Alpine Botany

, Volume 126, Issue 2, pp 89–103 | Cite as

Plant invasions into mountains and alpine ecosystems: current status and future challenges

  • Jake M. AlexanderEmail author
  • Jonas J. Lembrechts
  • Lohengrin A. Cavieres
  • Curtis Daehler
  • Sylvia Haider
  • Christoph Kueffer
  • Gang Liu
  • Keith McDougall
  • Ann Milbau
  • Aníbal Pauchard
  • Lisa J. Rew
  • Tim Seipel


Recent years have seen a surge of interest in understanding patterns and processes of plant invasions into mountains. Here, we synthesise current knowledge about the spread of non-native plants along elevation gradients, emphasising the current status and impacts that these species have in alpine ecosystems. Globally, invasions along elevation gradients are influenced by propagule availability, environmental constraints on population growth, evolutionary change and biotic interactions. The highest elevations are so far relatively free from non-native plants. Nonetheless, in total nearly 200 non-native plant species have been recorded from alpine environments around the world. However, we identified only three species as specifically cold-adapted, with the overwhelming majority having their centres of distribution under warmer environments, and few have substantial impacts on native communities. A combination of low propagule availability and low invasibility likely explain why alpine environments host few non-native plants relative to lowland ecosystems. However, experiences in some areas demonstrate that alpine ecosystems are not inherently resistant to invasions. Furthermore, they will face increasing pressure from the introduction of pre-adapted species, climate change, and the range expansion of native species, which are already causing concern in some areas. Nonetheless, because they are still relatively free from non-native plants, preventative action could be an effective way to limit future impacts of invasions in alpine environments.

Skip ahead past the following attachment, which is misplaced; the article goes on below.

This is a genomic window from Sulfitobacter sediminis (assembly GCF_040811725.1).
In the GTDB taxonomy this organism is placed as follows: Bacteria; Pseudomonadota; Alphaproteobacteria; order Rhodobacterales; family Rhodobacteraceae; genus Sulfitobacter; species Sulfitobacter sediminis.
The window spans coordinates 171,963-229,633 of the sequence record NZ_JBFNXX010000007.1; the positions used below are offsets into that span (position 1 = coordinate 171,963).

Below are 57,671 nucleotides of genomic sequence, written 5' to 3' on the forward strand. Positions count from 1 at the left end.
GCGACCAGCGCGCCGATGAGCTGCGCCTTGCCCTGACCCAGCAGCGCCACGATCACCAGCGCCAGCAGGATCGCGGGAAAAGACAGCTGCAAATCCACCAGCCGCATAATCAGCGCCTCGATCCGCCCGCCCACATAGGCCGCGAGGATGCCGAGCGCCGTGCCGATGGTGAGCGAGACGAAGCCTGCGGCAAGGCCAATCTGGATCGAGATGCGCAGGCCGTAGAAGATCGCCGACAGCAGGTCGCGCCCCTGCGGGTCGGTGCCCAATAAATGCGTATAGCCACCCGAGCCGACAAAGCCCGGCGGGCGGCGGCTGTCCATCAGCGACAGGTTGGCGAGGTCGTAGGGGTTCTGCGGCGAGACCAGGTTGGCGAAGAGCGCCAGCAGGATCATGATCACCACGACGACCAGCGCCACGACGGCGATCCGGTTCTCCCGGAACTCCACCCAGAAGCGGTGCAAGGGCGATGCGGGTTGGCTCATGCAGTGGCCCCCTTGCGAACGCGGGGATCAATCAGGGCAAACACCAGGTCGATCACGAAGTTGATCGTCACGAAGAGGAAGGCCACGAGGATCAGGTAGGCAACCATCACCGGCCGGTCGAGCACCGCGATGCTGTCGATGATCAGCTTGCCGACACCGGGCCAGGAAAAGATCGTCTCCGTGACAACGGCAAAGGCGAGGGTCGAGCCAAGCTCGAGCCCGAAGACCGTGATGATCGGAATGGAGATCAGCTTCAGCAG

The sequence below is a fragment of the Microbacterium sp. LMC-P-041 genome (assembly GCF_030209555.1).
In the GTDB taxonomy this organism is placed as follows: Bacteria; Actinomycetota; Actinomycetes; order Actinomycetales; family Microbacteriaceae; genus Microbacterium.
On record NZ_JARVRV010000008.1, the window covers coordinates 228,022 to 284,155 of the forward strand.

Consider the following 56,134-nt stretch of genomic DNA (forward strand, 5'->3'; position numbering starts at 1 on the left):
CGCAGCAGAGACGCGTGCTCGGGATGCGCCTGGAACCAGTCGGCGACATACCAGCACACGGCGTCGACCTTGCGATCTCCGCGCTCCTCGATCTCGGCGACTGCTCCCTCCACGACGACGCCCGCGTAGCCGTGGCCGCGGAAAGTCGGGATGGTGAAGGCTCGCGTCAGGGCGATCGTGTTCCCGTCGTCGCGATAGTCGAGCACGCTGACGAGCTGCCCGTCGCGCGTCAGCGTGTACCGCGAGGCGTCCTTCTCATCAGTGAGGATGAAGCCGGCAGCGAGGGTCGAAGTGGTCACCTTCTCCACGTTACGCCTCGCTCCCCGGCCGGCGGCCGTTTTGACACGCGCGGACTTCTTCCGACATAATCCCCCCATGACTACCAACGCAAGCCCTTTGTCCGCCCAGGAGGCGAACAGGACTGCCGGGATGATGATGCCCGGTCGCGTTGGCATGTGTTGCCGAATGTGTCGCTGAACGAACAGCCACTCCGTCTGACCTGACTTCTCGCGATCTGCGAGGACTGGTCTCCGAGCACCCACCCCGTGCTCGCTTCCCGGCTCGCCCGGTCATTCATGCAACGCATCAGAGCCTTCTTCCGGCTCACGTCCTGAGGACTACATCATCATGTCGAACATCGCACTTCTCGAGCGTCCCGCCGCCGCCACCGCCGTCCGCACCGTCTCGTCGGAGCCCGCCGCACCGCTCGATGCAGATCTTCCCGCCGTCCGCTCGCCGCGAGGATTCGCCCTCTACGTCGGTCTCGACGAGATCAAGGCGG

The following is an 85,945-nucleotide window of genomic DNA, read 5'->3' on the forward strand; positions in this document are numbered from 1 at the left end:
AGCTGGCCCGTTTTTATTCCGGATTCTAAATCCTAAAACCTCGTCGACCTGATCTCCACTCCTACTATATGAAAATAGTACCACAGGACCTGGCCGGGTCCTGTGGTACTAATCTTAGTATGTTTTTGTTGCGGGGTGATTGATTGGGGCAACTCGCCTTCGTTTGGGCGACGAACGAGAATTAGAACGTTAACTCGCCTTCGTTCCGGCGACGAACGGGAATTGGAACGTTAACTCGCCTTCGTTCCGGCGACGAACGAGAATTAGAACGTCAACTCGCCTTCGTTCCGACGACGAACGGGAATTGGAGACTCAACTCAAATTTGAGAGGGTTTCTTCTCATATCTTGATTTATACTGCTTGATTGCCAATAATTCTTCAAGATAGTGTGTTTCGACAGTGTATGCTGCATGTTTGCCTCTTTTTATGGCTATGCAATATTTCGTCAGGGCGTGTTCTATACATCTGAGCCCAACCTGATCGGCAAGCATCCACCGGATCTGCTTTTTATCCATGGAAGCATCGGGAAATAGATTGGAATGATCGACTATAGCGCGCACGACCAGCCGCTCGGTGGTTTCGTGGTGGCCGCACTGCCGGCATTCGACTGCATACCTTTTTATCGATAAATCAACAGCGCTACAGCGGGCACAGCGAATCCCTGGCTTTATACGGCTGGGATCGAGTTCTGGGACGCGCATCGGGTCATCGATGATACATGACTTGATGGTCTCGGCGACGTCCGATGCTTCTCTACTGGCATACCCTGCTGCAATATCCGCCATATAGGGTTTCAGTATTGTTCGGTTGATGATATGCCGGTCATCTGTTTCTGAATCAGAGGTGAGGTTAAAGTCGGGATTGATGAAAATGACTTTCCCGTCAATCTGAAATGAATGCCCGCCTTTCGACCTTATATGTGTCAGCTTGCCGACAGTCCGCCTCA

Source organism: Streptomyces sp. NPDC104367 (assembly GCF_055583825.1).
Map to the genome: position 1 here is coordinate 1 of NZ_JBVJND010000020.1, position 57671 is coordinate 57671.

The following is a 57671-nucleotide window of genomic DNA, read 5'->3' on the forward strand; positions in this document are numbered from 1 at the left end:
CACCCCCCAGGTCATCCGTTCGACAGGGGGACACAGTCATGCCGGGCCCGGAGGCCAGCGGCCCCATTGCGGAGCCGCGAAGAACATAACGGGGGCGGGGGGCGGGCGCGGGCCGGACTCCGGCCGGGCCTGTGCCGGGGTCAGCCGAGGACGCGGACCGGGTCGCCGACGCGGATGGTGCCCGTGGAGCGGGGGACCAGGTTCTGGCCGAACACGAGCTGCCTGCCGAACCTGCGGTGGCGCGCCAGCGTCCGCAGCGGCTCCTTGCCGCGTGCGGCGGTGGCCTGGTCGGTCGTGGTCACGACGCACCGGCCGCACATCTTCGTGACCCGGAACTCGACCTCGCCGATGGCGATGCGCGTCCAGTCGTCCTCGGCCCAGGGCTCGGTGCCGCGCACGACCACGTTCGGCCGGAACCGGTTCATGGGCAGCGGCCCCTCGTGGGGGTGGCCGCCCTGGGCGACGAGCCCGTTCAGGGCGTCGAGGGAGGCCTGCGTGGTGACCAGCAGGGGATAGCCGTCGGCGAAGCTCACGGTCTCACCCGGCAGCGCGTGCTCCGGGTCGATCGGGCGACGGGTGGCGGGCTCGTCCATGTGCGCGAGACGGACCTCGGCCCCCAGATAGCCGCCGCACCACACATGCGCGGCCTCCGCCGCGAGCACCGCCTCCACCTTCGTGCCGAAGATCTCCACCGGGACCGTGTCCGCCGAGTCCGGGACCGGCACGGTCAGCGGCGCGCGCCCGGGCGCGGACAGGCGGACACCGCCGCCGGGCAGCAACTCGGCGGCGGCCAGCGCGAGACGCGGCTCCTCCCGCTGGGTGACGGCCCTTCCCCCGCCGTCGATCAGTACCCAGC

Climate change Elevation gradient Mountain Non-native plant Range expansion 



We thank Agustina Barros, Verónica Sandoya, Ileana Herrera and Estefany Goncalves for contributing data. AP and LAC were funded by the Institute of Ecology and Biodiversity with the grants ICM P05-002 and CONICYT PFB-23. LAC also acknowledges funding from FONDECYT 1130592. JJL was funded by the Research Foundation – Flanders (FWO). GL was supported by the Fundamental Research Funds for the Central Universities (GK201503044).

Supplementary material

35_2016_172_MOESM1_ESM.docx (156 kb)
Supplementary material 1 (DOCX 155 kb)


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Copyright information

© Swiss Botanical Society 2016

Authors and Affiliations

  • Jake M. Alexander
    • 1
    • 2
    Email author
  • Jonas J. Lembrechts
    • 3
  • Lohengrin A. Cavieres
    • 4
    • 5
  • Curtis Daehler
    • 6
  • Sylvia Haider
    • 7
    • 8
  • Christoph Kueffer
    • 1
  • Gang Liu
    • 9
  • Keith McDougall
    • 10
  • Ann Milbau
    • 11
  • Aníbal Pauchard
    • 12
    • 5
  • Lisa J. Rew
    • 13
  • Tim Seipel
    • 13
  1. 1.Department of Environmental Systems Science, Institute of Integrative BiologyETH ZurichZurichSwitzerland
  2. 2.Department of Ecology and EvolutionUniversity of LausanneLausanneSwitzerland
  3. 3.Centre of Excellence of Plant and Vegetation EcologyUniversity of AntwerpWilrijkBelgium
  4. 4.Departamento de Botánica, Facultad de Ciencias Naturales y OceanográficasUniversidad de ConcepciónConcepciónChile
  5. 5.Institute of Ecology and Biodiversity (IEB)ConcepciónChile
  6. 6.Department of BotanyUniversity of Hawaii at ManoaHonoluluUSA
  7. 7.Institute of Biology/Geobotany and Botanical GardenMartin Luther University Halle-WittenbergHalle (Saale)Germany
  8. 8.German Centre for Integrative Biodiversity Research (iDiv)LeipzigGermany
  9. 9.College of Life SciencesShaanxi Normal UniversityXi’anChina
  10. 10.Department of Ecology, Environment and EvolutionLa Trobe UniversityWodongaAustralia
  11. 11.Department of Biodiversity and Natural EnvironmentResearch Institute for Nature and Forest INBOBrusselsBelgium
  12. 12.Laboratorio de Invasiones Biológicas, Facultad de Ciencias ForestalesUniversidad de ConcepciónConcepciónChile
  13. 13.Department of Land Resources and Environmental SciencesMontana State UniversityBozemanUSA

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